Surely all human consciousness is in need of being made over. Its worn-out conceptions and traditions fail to meet the demands of the advancing age. But the spiritual idea as revealed through Christian Science is meeting these demands by tearing down mortal concepts, reconstructing human consciousness, and establishing a sinless humanhood upon the foundation of Spirit and Truth. This making-over process is governed by a spiritual law of progress that leads from the human to the divine, even if in turning and overturning it produces great upheavals in mortal mind; but in the undermining of false beliefs and opinions the human is transformed and the divine is established.

With the coming of the Christ-idea into human consciousness none can escape the process of being made over, for our thoughts make us what we are. A human ideal produces one kind of life, a divine ideal another. In proportion as human concepts give place to the divine our natures undergo a change and our whole outlook upon life is recast. Seeking its true selfhood, the aspiring thought is caught up unto God and carried away in the Spirit, where the divine idea of sonship is revealed and man is seen as an incorporeal consciousness individualized in God, infinitely blessed, joyous and free.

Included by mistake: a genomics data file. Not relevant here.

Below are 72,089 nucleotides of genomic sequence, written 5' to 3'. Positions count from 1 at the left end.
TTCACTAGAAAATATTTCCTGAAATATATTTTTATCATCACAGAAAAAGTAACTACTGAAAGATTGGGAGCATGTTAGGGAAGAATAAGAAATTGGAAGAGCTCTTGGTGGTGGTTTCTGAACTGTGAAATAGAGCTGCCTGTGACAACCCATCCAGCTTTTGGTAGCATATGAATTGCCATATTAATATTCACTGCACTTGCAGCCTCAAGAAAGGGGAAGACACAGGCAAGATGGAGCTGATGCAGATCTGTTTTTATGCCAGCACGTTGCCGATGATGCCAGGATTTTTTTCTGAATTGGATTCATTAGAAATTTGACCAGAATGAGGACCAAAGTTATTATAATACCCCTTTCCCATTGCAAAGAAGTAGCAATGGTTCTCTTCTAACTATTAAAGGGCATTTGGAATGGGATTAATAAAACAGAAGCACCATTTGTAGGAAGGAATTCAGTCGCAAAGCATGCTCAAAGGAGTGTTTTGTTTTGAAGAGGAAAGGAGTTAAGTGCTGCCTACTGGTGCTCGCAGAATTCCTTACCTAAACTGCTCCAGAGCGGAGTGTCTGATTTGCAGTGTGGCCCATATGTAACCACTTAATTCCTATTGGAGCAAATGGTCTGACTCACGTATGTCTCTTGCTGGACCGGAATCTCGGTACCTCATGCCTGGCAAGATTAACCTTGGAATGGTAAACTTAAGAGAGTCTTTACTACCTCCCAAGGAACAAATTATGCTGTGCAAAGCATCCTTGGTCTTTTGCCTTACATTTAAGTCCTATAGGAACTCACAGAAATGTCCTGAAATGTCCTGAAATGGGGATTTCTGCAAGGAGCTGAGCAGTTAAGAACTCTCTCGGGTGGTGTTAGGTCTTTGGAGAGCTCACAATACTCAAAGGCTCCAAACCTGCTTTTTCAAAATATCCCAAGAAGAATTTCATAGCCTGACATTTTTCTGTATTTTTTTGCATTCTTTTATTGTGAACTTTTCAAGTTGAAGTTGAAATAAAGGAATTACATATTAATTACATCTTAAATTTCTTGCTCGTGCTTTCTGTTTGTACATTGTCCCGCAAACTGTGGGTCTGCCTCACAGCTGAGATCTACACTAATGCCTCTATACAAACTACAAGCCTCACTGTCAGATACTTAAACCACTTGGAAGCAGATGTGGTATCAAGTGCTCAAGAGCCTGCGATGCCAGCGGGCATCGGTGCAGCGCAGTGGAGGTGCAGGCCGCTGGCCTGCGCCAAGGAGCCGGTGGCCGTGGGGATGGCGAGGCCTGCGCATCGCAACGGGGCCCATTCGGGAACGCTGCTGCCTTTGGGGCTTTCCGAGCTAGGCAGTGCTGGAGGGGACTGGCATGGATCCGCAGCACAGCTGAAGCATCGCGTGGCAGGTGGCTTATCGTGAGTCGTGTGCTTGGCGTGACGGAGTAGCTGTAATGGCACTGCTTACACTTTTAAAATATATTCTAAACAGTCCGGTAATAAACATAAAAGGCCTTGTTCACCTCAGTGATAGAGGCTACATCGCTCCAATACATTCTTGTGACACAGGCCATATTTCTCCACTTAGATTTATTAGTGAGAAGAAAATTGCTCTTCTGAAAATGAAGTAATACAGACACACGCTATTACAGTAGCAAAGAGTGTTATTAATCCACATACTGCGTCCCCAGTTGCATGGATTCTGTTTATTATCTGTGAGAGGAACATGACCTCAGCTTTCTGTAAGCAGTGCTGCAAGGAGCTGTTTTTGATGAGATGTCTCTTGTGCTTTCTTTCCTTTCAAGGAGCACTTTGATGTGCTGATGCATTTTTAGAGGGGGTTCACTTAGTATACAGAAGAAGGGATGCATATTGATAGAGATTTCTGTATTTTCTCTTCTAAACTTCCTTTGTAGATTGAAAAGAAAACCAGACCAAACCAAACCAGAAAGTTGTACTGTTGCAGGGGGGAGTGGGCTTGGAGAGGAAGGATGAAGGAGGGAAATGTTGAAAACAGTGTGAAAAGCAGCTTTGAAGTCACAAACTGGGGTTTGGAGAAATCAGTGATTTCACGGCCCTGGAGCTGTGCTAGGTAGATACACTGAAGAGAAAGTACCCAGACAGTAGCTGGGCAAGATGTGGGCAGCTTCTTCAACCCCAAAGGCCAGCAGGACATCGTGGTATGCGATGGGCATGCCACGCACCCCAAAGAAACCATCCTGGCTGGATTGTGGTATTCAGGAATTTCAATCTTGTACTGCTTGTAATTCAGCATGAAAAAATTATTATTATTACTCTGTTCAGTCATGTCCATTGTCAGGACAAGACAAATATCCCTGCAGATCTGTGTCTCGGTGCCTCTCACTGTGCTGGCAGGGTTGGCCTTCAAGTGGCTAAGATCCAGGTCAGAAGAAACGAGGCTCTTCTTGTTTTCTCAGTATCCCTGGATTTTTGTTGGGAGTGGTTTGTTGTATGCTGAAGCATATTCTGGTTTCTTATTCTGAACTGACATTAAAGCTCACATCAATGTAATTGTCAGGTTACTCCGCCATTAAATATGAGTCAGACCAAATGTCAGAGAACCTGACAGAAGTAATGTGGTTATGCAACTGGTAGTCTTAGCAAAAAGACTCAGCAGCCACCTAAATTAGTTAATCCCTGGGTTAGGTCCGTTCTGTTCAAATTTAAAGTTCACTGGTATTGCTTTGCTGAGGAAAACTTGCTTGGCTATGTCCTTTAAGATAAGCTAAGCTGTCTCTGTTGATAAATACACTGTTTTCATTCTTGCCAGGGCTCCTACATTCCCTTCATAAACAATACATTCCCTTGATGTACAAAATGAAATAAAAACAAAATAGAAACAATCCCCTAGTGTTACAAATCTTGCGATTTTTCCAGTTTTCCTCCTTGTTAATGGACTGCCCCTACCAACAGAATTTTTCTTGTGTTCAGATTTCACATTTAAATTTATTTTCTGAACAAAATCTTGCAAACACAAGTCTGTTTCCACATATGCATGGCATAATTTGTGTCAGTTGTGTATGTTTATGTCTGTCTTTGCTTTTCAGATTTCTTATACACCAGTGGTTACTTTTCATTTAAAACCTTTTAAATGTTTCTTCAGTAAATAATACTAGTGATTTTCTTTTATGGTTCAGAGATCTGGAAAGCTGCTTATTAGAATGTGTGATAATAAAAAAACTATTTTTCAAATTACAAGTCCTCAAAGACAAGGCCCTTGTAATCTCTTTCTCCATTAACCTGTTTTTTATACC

The divine does not adjust itself to the human, but the human must give way to the divine.

This true selfhood is unseen to the senses, yet in its sublime glory it lives in the consciousness of every individual, whether recognized by him or not. How different is the human concept of man! Swinging between doubt and hope, sorrow and joy, love and hate, what has it to offer us? In all its majesty and power shines resplendent the divine idea of man glorifying God; in all its helpless ignorance shrinks the mortal sense of man bowing before matter. On page 353 of Miscellaneous Writings Mrs. Eddy says, “The human concept is always imperfect; relinquish your human concept of me, or of any one, and find the divine, and you have gained the right one—and never until then.”